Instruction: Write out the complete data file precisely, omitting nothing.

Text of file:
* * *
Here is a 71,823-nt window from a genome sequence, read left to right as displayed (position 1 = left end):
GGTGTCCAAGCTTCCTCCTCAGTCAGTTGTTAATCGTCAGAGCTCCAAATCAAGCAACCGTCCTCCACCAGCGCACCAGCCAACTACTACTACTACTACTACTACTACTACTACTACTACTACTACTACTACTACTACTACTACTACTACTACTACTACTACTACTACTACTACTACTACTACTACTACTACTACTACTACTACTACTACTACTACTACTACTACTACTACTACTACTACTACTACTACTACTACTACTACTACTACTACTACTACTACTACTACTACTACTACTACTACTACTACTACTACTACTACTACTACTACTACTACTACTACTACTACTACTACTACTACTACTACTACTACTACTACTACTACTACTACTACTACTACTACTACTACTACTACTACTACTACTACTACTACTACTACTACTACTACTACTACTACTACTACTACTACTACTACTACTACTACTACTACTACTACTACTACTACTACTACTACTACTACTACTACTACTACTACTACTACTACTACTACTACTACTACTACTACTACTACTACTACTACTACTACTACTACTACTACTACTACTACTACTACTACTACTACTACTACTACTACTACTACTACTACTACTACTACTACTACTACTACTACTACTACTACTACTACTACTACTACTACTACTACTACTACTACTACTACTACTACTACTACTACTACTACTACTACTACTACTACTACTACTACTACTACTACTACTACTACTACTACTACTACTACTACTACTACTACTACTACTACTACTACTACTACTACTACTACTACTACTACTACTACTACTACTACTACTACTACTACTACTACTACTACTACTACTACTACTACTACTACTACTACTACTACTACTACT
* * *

Here is a 71,823-nt window from a genome sequence, read left to right as displayed (position 1 = left end):
GGTGTCCAAGCTTCCTCCTCAGTCAGTTGTTAATCGTCAGAGCTCCAAATCAAGCAACCGTCCTCCACCAGCGCACCAGCCAACTACTACTACTACTACTACTACTACTACTACTACTACTACTACTACTACTACTACTACTACTACTACTACTACTACTACTACTACTACTACTACTACTACTACTACTACTACTACTACTACTACTACTACTACTACTACTACTACTACTACTACTACTACTACTACTACTACTACTACTACTACTACTACTACTACTACTACTACTACTACTACTACTACTACTACTACTACTACTACTACTACTACTACTACTACTACTACTACTACTACTACTACTACTACTACTACTACTACTACTACTACTACTACTACTACTACTACTACTACTACTACTACTACTACTACTACTACTACTACTACTACTACTACTACTACTACTACTACTACTACTACTACTACTACTACTACTACTACTACTACTACTACTACTACTACTACTACTACTACTACTACTACTACTACTACTACTACTACTACTACTACTACTACTACTACTACTACTACTACTACTACTACTACTACTACTACTACTACTACTACTACTACTACTACTACTACTACTACTACTACTACTACTACTACTACTACTACTACTACTACTACTACTACTACTACTACTACTACTACTACTACTACTACTACTACTACTACTACTACTACTACTACTACTACTACTACTACTACTACTACTACTACTACTACTACTACTACTACTACTACTACTACTACTACTACTACTACTACTACTACTACTACTACTACTACTACTACTACTACTACTACTACTACTACTACTACTACTACTACTACTACTACTACTACTACTACTACTACTACT